Dokoupil, Tony, Newsweek
Byline: Tony Dokoupil
Will a feel-good sportswriter be too nice to Father Joe?
"everything has been just sort of this big, wonderful surprise." That's how nice-guy sportswriter Joe Posnanski recently described his career. But he may want to scratch the word "wonderful." Eighteen months ago he embarked on a sunny biography of one of America's most loved characters, Penn State football coach Joe Paterno. In a proposal sent to publishers, Posnanski outlined how he won over Paterno and his family, promising the story of "a remarkable life and the many people who have been touched by it."
He was eight months into all-access reporting when Paterno was fired, and the word "touched" took on its heinous new meaning. But over the next seven months he stayed with his subject, trying to reconcile the "Father Joe" he befriended with the vile portrait being drawn by others. He wrote the book this spring, before the NCAA's decision to vacate more than 100 of Paterno's wins and an investigation damned the coach's "total and consistent disregard" for the welfare of children.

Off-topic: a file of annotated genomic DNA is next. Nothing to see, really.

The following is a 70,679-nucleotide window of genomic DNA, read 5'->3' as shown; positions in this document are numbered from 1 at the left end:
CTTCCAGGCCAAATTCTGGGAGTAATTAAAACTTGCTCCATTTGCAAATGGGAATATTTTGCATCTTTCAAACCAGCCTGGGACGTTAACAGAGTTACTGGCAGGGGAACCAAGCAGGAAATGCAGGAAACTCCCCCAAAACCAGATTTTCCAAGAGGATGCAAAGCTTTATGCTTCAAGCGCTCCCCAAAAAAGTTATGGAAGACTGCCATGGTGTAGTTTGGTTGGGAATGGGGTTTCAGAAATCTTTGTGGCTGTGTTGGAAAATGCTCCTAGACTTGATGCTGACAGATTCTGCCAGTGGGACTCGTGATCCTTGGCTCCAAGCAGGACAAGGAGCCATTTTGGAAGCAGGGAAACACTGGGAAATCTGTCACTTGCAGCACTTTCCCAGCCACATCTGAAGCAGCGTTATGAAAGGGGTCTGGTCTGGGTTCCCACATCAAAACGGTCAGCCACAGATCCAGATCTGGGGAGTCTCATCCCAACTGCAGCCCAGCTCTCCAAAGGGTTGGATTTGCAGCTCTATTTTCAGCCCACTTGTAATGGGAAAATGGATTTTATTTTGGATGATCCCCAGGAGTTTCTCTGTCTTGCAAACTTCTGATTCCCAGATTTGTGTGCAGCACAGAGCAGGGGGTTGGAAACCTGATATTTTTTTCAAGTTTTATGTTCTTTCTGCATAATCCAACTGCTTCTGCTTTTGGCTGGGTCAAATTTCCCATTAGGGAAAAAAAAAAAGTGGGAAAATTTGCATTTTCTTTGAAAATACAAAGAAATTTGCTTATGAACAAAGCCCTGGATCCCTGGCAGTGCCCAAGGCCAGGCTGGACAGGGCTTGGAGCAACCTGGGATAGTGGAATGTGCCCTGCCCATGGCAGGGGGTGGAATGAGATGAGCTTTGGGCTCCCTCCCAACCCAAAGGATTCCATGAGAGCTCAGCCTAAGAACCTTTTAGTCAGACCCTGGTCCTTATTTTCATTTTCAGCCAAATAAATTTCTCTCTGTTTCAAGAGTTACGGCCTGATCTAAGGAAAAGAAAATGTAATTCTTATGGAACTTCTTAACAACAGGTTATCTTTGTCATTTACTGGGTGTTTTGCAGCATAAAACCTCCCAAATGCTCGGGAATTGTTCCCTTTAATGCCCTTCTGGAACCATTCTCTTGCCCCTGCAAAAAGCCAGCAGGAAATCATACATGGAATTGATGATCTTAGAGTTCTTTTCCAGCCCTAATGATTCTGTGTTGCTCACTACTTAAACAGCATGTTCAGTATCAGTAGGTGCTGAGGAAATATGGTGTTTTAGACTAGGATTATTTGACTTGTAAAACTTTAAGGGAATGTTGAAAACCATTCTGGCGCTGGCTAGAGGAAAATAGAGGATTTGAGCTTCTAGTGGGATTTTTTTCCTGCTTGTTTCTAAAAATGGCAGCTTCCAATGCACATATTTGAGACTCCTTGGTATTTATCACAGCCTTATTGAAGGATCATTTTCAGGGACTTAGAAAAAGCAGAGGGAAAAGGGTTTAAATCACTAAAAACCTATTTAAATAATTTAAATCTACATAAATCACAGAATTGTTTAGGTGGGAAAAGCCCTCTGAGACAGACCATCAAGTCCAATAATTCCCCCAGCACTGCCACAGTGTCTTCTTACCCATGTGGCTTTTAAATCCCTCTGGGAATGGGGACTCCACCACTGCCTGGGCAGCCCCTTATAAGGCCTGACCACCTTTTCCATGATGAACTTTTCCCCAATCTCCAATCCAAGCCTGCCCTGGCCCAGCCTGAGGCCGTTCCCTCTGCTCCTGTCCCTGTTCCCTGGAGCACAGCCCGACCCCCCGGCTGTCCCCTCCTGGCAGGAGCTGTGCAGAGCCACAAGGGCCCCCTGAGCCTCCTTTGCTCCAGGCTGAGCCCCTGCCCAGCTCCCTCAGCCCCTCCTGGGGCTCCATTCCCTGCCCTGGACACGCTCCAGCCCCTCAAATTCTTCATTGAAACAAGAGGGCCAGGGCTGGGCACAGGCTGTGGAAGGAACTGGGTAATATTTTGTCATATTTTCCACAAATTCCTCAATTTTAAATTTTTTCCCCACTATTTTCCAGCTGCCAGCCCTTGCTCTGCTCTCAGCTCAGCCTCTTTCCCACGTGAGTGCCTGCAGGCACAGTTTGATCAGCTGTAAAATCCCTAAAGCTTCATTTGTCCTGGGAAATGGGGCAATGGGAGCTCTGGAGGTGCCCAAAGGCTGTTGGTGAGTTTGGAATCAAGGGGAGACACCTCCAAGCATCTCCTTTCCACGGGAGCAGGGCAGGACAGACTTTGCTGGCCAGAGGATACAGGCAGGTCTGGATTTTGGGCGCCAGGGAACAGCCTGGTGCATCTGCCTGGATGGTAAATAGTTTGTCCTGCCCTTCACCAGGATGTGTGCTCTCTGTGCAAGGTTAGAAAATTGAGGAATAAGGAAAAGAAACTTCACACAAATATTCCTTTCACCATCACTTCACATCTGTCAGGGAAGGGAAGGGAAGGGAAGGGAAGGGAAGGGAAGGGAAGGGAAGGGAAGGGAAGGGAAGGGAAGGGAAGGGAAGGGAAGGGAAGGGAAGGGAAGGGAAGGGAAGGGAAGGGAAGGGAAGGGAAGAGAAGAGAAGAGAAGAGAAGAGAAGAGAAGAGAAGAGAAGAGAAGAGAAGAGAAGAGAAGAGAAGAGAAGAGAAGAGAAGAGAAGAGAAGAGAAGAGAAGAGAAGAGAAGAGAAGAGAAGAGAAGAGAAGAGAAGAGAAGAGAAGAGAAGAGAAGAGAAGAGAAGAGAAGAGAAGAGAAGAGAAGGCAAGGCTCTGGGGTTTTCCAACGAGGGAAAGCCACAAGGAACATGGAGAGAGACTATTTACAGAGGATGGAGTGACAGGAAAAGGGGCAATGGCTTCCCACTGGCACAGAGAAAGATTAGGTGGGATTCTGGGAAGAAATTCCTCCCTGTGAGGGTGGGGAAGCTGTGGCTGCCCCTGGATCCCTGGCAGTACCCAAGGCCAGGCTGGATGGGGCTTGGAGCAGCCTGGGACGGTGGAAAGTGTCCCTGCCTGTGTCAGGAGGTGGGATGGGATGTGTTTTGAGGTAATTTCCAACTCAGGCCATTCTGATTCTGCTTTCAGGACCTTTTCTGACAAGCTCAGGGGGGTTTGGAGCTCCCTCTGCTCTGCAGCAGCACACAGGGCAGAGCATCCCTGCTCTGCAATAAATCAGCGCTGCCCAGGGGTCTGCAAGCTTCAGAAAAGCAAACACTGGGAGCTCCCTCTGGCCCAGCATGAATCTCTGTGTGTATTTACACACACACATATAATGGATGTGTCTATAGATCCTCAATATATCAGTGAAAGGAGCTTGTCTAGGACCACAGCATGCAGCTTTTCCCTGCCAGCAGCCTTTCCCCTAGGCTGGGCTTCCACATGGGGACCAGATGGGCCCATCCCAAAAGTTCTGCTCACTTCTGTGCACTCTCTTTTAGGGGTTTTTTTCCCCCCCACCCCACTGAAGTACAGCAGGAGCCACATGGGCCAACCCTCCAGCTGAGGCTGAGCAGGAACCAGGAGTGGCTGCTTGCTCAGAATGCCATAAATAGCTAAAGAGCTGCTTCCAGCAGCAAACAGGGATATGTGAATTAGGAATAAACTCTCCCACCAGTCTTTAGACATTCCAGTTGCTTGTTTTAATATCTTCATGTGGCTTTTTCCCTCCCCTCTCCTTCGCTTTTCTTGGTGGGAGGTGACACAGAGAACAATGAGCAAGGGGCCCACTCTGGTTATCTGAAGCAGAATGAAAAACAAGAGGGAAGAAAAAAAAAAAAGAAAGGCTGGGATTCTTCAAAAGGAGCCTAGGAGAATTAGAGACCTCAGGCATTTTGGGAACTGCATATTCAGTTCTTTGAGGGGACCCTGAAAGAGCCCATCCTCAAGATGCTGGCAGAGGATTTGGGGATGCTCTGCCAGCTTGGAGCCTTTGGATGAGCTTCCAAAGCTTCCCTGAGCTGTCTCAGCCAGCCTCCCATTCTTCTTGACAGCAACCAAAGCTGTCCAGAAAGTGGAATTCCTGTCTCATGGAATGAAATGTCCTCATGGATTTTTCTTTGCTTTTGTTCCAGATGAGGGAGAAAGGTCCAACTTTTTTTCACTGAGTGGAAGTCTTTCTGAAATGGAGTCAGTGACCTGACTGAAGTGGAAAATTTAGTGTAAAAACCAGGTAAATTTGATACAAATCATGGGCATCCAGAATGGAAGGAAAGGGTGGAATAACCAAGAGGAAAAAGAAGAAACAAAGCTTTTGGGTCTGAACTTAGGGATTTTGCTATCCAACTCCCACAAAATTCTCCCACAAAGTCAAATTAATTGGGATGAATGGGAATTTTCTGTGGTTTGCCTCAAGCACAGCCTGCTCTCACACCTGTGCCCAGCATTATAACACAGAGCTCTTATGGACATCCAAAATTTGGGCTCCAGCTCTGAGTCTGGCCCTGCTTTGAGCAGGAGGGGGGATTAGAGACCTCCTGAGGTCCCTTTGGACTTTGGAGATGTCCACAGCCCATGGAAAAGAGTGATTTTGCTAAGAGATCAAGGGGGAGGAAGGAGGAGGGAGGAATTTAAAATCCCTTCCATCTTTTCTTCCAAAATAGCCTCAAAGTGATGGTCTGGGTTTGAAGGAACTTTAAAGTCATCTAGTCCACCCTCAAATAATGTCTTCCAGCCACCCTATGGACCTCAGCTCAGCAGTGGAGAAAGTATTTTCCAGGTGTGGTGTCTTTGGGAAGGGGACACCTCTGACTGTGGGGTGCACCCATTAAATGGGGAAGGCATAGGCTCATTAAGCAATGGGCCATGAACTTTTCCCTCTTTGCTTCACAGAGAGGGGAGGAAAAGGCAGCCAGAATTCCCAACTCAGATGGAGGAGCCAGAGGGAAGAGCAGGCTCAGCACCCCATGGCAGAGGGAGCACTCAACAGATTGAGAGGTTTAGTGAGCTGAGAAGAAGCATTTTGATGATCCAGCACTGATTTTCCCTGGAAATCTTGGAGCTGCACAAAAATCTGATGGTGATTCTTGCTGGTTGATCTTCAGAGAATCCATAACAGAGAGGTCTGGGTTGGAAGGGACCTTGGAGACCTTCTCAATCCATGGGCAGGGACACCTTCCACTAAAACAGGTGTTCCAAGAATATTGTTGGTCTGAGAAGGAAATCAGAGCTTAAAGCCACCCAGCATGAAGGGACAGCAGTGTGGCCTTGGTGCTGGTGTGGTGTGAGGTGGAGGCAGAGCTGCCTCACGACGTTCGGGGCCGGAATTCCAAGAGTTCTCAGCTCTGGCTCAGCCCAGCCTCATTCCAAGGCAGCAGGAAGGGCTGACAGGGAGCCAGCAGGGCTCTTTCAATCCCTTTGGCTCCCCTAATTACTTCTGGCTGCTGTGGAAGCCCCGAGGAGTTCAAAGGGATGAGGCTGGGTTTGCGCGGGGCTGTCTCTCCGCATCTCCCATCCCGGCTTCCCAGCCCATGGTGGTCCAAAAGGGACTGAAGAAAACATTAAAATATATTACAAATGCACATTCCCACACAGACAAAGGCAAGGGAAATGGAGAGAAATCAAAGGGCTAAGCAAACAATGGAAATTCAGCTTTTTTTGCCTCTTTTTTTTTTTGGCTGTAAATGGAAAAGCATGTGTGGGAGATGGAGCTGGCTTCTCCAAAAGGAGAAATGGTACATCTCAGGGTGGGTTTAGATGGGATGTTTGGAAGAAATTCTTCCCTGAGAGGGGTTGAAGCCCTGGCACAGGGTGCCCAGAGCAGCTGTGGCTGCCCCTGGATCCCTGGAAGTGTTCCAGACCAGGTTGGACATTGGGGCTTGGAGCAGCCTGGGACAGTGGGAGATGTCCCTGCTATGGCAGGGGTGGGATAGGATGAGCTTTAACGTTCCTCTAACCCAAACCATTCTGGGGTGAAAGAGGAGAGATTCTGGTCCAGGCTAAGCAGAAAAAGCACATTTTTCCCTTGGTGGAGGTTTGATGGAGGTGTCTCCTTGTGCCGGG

Depending on whom you ask, the heavily guarded manuscript will be either the last nail in Father Joe's coffin or the first brick in his new cathedral. The publisher is promising "the fullest description we will ever have of the man's character and career." "It was never a gauzy Father's Day book," says Simon & Schuster publisher Jonathan Karp, which is hard to believe in light of the initial pub date, Father's Day 2013.
Posnanski, a writer for a new USA Today/Major League Baseball venture, is beloved--and not for his sharp-elbowed profiles. He criticized the "moralistic and judgmental" tone his peers took with Tiger Woods, and has a gift for blowing dandelion seeds on his own subjects, no matter how sad. …